While people of German ancestry across Pennsylvania from Reading to Lebanon to Lancaster county go nuts for the pre-Lenten treat known as fasnachts (German for the night before the fast), Brauhaus Schmitz is offering up their own version right up until the kitchen closes on Fasnacht or Shrove Tuesday (also known as Mardi Gras).
“Growing up, my school [in Reading] had fasnachts every Tuesday before lent,” Chef Jeremy Nolen says. While these sugar coated fried doughnuts got their start in the homeland—as a way of getting rid of all the ingredients one gave up for lent—Nolen says he doesn’t think they’re very popular in Germany anymore, minus perhaps, some tucked away smaller villages in the south [there’s mention here of them being enjoyed at festival in Hausach, Germany].
But the tradition has been retained by people of German ancestry across Pennsylvania, including, the erroneously named Dutch Amish.
“The Amish were so secretive. They kept their food traditions while keeping to themselves,” Nolen says. “Meanwhile, things were changing in Germany.”
Nolen offers another PA German favorite as another example of an immigrant community holding onto a culinary gem as the mother country moves on: scrapple. Originally called panhaus in Germany, Nolen says it’s something you don’t really find there anymore.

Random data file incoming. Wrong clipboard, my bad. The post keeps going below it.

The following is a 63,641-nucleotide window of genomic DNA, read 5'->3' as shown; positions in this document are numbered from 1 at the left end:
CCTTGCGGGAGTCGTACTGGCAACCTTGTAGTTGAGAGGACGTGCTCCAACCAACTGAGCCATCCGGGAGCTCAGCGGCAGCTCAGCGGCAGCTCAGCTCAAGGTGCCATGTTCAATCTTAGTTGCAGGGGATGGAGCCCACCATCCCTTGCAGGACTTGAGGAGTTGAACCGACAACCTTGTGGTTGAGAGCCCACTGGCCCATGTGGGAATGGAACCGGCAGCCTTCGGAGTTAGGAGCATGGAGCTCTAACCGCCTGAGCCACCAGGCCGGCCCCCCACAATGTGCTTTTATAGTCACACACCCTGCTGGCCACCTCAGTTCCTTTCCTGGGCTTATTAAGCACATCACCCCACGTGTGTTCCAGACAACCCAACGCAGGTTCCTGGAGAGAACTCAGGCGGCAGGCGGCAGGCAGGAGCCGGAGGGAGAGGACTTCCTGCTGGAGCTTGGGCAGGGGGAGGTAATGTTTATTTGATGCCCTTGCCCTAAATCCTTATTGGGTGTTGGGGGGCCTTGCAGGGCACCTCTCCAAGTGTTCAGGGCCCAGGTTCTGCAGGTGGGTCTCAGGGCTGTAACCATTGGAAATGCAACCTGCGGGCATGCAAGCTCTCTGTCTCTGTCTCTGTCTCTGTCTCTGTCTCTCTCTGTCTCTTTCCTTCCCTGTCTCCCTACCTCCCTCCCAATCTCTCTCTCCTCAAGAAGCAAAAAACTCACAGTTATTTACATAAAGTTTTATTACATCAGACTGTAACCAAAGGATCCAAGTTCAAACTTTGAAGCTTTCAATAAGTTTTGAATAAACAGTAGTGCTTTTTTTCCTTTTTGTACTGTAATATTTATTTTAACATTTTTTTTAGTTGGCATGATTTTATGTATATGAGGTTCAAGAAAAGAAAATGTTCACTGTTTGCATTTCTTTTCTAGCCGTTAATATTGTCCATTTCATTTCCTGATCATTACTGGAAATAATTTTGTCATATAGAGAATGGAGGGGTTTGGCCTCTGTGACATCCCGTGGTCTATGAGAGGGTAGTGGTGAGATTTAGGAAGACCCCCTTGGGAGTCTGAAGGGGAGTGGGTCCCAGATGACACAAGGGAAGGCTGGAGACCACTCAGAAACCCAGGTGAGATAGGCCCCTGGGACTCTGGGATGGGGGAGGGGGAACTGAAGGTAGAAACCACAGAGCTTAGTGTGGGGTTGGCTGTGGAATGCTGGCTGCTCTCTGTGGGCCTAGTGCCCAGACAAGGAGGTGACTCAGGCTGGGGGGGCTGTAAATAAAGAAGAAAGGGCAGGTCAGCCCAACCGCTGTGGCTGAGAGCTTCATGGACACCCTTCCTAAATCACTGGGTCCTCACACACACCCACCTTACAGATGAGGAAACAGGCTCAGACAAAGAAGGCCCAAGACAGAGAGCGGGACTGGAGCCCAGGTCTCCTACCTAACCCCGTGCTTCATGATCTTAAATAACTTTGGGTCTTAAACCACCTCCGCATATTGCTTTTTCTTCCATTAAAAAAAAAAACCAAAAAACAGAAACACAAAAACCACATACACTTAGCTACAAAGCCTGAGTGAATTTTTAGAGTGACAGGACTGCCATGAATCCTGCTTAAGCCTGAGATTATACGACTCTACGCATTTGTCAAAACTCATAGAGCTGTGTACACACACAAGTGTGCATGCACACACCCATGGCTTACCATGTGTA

As for fasnachts at Brauhaus, they use cooked potato, buttermilk, yeast, flour, butter, nutmeg, cinnamon, and mace to create any airy, ethereal doughnut. Cut into little diamonds and cooked in canola oil, they’re pillowy, with a light chew that gives way to a small chamber of air. In addition to sugar, the doughnuts are coated with an additional allotment of cinnamon and nutmeg—as well as vanilla extract—to match the flavor running through into the interior.
While Nolen and anyone else will tell you that they’re not meant to be matched with beer, I had a problem, a not too unsettling problem (a similar problem occurred at Landbrot in NYC). Having been served a brown bag of piping hot, sugar coated doughnuts, I was standing at one of the best bars in Philly. With their selection of German beers, it’s nearly a literal Stargate back to the homeland.
So, what to get? With my doughnuts.
Of course, I was thinking dark, malty German beer.
The bartender is on the same track. He first suggests Spaten Optimator, but I want something more nuanced. Then, he nails it by offering up Weihenstephaner Korbinian, which brings a depth of sweetness via notes of honey and caramel on top of a malty body inflected with brown sugar. It matches perfectly with the spice of the doughnut, the sugars play upon the canola oil. While the doughnuts are far from greasy, the crisp, clean beer is the ultimate palate cleanser, and the experience is definitely something not to give up.
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